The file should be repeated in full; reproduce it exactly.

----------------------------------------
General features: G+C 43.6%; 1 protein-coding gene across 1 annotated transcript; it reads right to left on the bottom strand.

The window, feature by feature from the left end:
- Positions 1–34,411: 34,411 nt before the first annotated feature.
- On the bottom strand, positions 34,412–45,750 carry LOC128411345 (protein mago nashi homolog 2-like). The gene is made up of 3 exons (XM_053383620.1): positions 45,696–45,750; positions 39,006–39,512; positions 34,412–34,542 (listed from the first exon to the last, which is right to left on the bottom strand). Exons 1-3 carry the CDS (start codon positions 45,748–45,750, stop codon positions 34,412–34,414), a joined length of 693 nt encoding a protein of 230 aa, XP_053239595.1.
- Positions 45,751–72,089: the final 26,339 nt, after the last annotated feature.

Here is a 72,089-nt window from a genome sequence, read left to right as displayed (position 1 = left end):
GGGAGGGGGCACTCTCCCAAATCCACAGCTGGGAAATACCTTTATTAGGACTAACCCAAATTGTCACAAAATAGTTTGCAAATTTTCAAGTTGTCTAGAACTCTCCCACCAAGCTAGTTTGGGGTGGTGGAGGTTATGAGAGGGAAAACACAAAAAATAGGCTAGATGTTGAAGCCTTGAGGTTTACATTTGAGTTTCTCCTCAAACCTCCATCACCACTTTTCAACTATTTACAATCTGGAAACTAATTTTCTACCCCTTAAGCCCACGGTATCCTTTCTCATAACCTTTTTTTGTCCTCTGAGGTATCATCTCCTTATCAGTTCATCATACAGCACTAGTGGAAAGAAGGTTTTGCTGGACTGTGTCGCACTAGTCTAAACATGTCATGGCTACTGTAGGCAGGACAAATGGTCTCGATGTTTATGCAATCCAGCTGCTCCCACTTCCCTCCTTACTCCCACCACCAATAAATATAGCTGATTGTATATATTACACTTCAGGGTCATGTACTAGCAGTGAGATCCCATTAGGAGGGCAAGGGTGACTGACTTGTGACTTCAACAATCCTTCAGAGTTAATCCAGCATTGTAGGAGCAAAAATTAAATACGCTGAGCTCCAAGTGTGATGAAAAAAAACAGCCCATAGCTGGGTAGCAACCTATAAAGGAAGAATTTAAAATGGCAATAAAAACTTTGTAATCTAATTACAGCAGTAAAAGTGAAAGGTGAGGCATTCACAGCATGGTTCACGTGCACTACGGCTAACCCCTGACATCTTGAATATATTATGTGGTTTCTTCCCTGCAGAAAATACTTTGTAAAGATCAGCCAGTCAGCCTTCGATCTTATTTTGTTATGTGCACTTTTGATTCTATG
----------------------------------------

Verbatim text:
General features: G+C 43.6%; 1 protein-coding gene across 1 annotated transcript; it reads right to left on the bottom strand.

The window, feature by feature from the left end:
- Positions 1–34,411: 34,411 nt before the first annotated feature.
- On the bottom strand, positions 34,412–45,750 carry LOC128411345 (protein mago nashi homolog 2-like). The gene is made up of 3 exons (XM_053383620.1): positions 45,696–45,750; positions 39,006–39,512; positions 34,412–34,542 (listed from the first exon to the last, which is right to left on the bottom strand). Exons 1-3 carry the CDS (start codon positions 45,748–45,750, stop codon positions 34,412–34,414), a joined length of 693 nt encoding a protein of 230 aa, XP_053239595.1.
- Positions 45,751–72,089: the final 26,339 nt, after the last annotated feature.

Here is a 72,089-nt window from a genome sequence, read left to right as displayed (position 1 = left end):
GGGAGGGGGCACTCTCCCAAATCCACAGCTGGGAAATACCTTTATTAGGACTAACCCAAATTGTCACAAAATAGTTTGCAAATTTTCAAGTTGTCTAGAACTCTCCCACCAAGCTAGTTTGGGGTGGTGGAGGTTATGAGAGGGAAAACACAAAAAATAGGCTAGATGTTGAAGCCTTGAGGTTTACATTTGAGTTTCTCCTCAAACCTCCATCACCACTTTTCAACTATTTACAATCTGGAAACTAATTTTCTACCCCTTAAGCCCACGGTATCCTTTCTCATAACCTTTTTTTGTCCTCTGAGGTATCATCTCCTTATCAGTTCATCATACAGCACTAGTGGAAAGAAGGTTTTGCTGGACTGTGTCGCACTAGTCTAAACATGTCATGGCTACTGTAGGCAGGACAAATGGTCTCGATGTTTATGCAATCCAGCTGCTCCCACTTCCCTCCTTACTCCCACCACCAATAAATATAGCTGATTGTATATATTACACTTCAGGGTCATGTACTAGCAGTGAGATCCCATTAGGAGGGCAAGGGTGACTGACTTGTGACTTCAACAATCCTTCAGAGTTAATCCAGCATTGTAGGAGCAAAAATTAAATACGCTGAGCTCCAAGTGTGATGAAAAAAAACAGCCCATAGCTGGGTAGCAACCTATAAAGGAAGAATTTAAAATGGCAATAAAAACTTTGTAATCTAATTACAGCAGTAAAAGTGAAAGGTGAGGCATTCACAGCATGGTTCACGTGCACTACGGCTAACCCCTGACATCTTGAATATATTATGTGGTTTCTTCCCTGCAGAAAATACTTTGTAAAGATCAGCCAGTCAGCCTTCGATCTTATTTTGTTATGTGCACTTTTGATTCTATG